Integrate features that allow users to share their commitments. For instance, if using the Achievements pattern, allow users to showcase their accomplishments. This public display reinforces their commitment, making them more likely to stay consistent.

  • Writing it Down
    There’s power in the written word. When individuals write down their commitments or beliefs, it reinforces their attachment to them. This is why testimonials or setting written goals can be so influential.
  • Positive and Personalized Commitments
    Frame commitments in a positive light and personalize the request. Starting a commitment with affirmations like “Yes!” or personalizing the commitment to the individual can make it more compelling.
  • Layering Commitments
    Start with smaller commitments, leveraging patterns like Set Completion or Appointment Dynamic. Once users have made an initial commitment, they’re more likely to follow through with larger ones, adhering to the principle of consistency.
  • Reinforce with Feedback Loops
    After a user commits to a behavior, utilize feedback loops to show progress or consequences of their actions. This not only reinforces their commitment but also guides them towards desired behaviors.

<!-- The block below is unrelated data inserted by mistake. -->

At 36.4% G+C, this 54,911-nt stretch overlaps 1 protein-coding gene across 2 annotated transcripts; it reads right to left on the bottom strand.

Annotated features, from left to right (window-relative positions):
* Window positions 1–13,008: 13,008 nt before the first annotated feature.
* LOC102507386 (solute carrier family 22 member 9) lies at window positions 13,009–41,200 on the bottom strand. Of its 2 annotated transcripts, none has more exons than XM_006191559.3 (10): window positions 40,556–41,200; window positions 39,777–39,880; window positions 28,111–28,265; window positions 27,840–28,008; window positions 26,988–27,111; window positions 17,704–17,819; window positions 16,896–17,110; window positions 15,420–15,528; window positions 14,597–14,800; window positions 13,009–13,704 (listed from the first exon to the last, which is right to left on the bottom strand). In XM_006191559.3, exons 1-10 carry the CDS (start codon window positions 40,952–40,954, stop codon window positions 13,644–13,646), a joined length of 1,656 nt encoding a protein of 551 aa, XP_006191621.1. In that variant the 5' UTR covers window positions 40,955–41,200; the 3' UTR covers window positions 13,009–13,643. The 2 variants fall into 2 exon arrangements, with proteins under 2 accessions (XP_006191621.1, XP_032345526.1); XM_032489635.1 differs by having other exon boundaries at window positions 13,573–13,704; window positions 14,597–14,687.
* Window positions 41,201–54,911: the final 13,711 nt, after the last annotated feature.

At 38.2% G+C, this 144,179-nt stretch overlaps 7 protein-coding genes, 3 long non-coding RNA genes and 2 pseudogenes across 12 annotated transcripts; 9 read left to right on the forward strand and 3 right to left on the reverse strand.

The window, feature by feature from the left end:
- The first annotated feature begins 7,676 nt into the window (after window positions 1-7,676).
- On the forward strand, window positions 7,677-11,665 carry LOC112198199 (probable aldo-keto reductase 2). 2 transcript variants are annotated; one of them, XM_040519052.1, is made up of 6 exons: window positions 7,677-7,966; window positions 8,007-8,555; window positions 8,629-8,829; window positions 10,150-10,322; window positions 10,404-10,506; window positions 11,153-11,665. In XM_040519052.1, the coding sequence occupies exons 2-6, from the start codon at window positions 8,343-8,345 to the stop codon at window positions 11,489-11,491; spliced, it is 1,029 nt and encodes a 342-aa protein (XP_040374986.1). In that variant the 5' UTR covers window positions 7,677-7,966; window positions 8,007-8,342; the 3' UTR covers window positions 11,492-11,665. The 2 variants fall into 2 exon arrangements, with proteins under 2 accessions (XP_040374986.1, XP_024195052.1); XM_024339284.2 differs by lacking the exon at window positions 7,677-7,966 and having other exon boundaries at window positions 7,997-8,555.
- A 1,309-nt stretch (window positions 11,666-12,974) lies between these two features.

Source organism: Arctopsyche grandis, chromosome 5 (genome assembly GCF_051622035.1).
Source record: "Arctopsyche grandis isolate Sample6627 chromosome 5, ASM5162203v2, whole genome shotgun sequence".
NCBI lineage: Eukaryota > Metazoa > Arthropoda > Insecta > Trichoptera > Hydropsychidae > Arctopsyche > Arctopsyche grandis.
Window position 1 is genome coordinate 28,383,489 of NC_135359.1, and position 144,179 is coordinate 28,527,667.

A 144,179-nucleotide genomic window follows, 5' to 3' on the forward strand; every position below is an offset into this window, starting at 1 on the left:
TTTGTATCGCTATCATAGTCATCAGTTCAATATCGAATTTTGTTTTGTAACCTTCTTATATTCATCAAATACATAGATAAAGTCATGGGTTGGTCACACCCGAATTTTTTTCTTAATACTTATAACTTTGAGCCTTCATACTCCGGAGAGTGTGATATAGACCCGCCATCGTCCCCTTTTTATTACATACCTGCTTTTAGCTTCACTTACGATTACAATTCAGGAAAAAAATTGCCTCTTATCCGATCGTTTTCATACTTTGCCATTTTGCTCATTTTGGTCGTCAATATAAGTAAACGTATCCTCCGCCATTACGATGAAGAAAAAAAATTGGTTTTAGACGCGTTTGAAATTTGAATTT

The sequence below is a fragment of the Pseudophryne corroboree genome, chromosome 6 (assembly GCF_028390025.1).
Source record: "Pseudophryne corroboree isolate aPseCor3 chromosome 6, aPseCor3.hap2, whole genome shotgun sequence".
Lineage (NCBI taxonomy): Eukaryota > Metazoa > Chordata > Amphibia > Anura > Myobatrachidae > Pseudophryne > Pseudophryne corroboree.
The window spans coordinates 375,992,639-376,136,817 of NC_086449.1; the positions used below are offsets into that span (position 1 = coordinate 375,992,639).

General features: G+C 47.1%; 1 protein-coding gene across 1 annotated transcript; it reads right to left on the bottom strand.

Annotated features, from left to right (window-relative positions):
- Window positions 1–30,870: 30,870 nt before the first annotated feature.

• Combine with Storytelling
    Craft narratives around commitments. For instance, if using the Nostalgia Effect to evoke past positive memories, tie it with a commitment to recreate or relive such experiences. This combination can be potent in driving user actions and ensuring consistency.
  • Not all commitments are equal
    Just because someone agrees to a minor request doesn’t guarantee they’ll agree to a larger, related one.
  • Sequential steps
    Breaking processes into manageable steps can increase user engagement and completion rates.
  • Affirmative actions
    Incorporate checkboxes or options that affirm a user’s commitment. This can be as simple as a checkbox saying, “Yes, I want to stay updated!”

By gently nudging individuals to take that first step into the unknown, you are setting the stage for them to embrace change and move away from their default behaviors.

Ensure that whatever ‘taster’ you provide is directly relevant to the individual’s needs or interests. By making the experience directly applicable to them, they’re more likely to see the value in what you’re offering and consider making a switch.

The smaller and more attractive the commitment, the more likely individuals are to take that first step. Ensure that the process is straightforward and clearly communicates the benefits. For instance, if offering a trial, make the sign-up process simple, and if offering a webinar, ensure it fits conveniently into their schedule.